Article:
Acueduct of Segovia
Acueduct of Segovia
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  • A Midlife Adventure
    Dursley, United Kingdom1,339 contributions
    An unbelievable feat of engineering
    Just awe inspiring. The bus from the train station dropped us right next to it and we spent time taking in its magnitude. This is one of the most significant and best-preserved ancient monuments left in Spain. With 166 stone arches this is some feat of engineering that transported water into the city from the 1st century BC. You can walk the entire 17 km (11 mi) if you wish
    Visited March 2023
    Traveled as a couple
    Written March 16, 2023
  • Fergs85
    Thornton-Le-Dale, United Kingdom1,036 contributions
    Iconic sight - worth the tip to Segovia
    This is a remarkable sight, not least because it’s freestanding - not a drop of mortar used – and because it’s been there since the 1st century AD. It’s worth walking up the staircases at either end to get a full context of the location and prominence of this magnificent site. It definitely brings to kind that famous question from “The Life of Brian” – what did the Roman’s ever do for us?!
    Visited March 2023
    Traveled with friends
    Written April 24, 2023
  • Michael K
    London, United Kingdom532 contributions
    Stunning piece of ancient architecture
    Arrived Segovia old station about 13.20, which turned out to be a good place to arrive, as we found as we walked into town that we were following the course of the famous Aqueduct from beginning to end. It was worth the journey just to see this! Over 700m long, the Romans constructed this at the end of the 1st century to bring water into the city, which enabled it to become an important military base. At its greatest height it stands 29 metres above ground. Good views obtainable by ascending the steps at the end. A free attraction, too!
    Visited May 2023
    Written May 27, 2023
  • Patty B
    Nashville, Tennessee1,452 contributions
    Well worth Seeing
    Wow! this was one of the most magnificent sights. Our guide told us that the there was no cement used to erect this massive structure. Just walking up to it was jaw dropping. We stood there for quite a while just taking in the grandeur of this amazing 2000 year old structure. We enjoyed walking around this entire area, it truly felt like a step back in time. Nice shops over in this area as well.
    Visited April 2023
    Traveled as a couple
    Written July 15, 2023
  • SuperTed19
    Madison, Wisconsin763 contributions
    Unintended Monument
    Imagine something being built by a local municipal utility to provide a basic service to a community lasting 2,000 years. Despite not being the intent of the builders, the utility, or the community, this aqueduct has become a testament to the ingenuity and resourcefulness of its builders. It is largely intact and dominates the eastern end of Segovia. Being able to see it in its entirely, one comes to appreciate the amount of work and the engineering expertise that were needed to create something that has remained for twenty centuries. If you have limited time for Segovia, spend all of it here.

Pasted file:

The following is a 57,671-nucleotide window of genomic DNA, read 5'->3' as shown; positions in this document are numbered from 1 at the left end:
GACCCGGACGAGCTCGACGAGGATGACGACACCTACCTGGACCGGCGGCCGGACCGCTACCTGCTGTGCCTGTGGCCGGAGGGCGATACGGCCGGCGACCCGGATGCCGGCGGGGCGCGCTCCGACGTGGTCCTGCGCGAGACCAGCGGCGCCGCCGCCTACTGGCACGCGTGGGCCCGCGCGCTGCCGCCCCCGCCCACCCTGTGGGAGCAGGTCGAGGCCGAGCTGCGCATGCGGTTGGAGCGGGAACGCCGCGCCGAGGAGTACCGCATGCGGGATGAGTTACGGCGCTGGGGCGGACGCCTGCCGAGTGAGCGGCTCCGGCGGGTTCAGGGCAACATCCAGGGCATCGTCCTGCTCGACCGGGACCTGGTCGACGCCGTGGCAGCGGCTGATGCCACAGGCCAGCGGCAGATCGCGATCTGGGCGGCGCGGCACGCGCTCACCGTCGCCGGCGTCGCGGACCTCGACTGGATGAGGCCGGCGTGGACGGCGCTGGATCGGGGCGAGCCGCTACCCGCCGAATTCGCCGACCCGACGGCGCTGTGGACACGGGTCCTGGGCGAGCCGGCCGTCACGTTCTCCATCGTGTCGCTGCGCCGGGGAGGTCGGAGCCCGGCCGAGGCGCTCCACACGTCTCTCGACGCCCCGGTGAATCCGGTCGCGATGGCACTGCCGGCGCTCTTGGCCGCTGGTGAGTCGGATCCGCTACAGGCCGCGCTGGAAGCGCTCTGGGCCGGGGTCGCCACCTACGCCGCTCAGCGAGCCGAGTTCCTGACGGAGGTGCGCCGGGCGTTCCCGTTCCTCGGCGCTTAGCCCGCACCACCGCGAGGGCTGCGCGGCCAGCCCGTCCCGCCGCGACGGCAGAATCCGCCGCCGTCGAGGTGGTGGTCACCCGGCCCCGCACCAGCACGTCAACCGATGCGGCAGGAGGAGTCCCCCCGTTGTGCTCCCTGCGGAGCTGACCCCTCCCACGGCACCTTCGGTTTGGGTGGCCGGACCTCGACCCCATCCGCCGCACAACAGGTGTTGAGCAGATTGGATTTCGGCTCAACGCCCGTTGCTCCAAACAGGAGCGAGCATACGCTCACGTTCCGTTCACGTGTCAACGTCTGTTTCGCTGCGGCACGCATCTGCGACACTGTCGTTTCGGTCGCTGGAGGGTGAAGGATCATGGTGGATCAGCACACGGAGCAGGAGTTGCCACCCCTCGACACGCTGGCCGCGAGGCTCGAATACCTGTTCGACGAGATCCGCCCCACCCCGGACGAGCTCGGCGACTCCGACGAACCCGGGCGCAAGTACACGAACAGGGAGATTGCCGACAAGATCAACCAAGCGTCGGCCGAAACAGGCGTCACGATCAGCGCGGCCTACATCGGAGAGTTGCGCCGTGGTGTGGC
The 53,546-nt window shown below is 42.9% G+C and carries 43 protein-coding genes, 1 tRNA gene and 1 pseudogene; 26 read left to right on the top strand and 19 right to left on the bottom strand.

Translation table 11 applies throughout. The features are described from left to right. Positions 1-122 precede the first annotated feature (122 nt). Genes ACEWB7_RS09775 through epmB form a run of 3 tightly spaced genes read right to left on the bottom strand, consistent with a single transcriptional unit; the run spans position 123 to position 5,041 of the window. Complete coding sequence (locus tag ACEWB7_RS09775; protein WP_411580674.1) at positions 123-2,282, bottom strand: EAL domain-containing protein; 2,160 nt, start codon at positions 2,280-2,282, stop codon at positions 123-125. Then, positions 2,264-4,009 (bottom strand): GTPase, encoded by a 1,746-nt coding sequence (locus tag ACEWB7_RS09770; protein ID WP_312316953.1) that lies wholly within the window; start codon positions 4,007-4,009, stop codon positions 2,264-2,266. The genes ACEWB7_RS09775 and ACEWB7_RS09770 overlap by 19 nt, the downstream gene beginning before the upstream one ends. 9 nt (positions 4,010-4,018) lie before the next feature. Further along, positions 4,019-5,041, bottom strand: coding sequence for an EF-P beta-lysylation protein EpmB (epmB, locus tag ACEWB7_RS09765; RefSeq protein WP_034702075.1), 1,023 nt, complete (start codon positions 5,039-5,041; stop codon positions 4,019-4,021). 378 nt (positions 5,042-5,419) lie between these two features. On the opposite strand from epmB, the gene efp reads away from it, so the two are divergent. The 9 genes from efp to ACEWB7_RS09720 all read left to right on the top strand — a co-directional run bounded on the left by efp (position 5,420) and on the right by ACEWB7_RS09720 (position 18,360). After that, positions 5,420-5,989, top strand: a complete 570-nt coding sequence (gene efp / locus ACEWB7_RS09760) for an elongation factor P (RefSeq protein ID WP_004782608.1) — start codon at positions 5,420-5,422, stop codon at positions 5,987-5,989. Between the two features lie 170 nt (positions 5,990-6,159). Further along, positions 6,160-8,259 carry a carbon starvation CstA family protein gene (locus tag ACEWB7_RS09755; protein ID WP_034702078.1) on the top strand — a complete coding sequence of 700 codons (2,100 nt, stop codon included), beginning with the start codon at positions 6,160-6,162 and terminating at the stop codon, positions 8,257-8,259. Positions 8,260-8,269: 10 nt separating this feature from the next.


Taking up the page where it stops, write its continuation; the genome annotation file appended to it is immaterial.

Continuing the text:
Visited September 2022
    Traveled as a couple
    Written August 12, 2023
  • Seeking True Quality
    Europe3,142 contributions
    One of the best preserved Roman aqueducts in the world
    We started our walking tour at this amazing aqueduct! Our local guide told us that it was most probably built in the I. century CE to supply the local, relatively small Roman garrison with water. The source of the aqueduct is the Rio Frio, some 17 kilometres away. Over the valley, an aqueduct bridge with 79 single and 44 double arches was built. That remarkable stone structure is 823 metres long and at its tallest point, it is 28.5 metres high, plus 6 metres of foundation in the ground. It contains some 20400 granite blocks and there is no cement that would connect them! It was still used in the XX. century as the city's water supply. Besides that, there was heavy bus traffic between the columns leading to the big, now pedestrian Plaza de Azoguejo square!
    Visited October 2022
    Traveled as a couple
    Written September 28, 2023
  • Ankur B
    New Delhi, India3 contributions
    Quaint, small and less crowded Segovia. Worth doing at own pace !
    We went on our own without any tour/guide as we do not like to be rushed by tour operators, so that we can explore on our own as a middle aged Asian couple. We took the bus from Madrid to reach the center of the town. The bus station in Madrid is reachable by Metro. The town has a beautiful palace and a museum, that is worth visiting as well. We found it better than Toledo (which we visited on the next day) in many ways. Segovia is smaller, more quant and less touristy, but gives the flavour ofa small town that's beautiful to visit.
    Visited October 2023
    Traveled as a couple
    Written October 26, 2023
  • gliowst
    Singapore, Singapore57 contributions
    Awesome Day Trip at Aqueduct of Segovia
    An interesting landmark to put on IG. I love this kind of ruins. In addition to this, the whole area like a little cultural village with shops along the alleys and hidden beautiful photo spots. We also went to this little viewing point about an hour walk away (maybe shorter but we kept stopping to take in the views and also to take photos). Some part of the road might be very narrow with cars zooming past so close but everything is worth it. Can do 1/2 day to 3/4 day day trip here.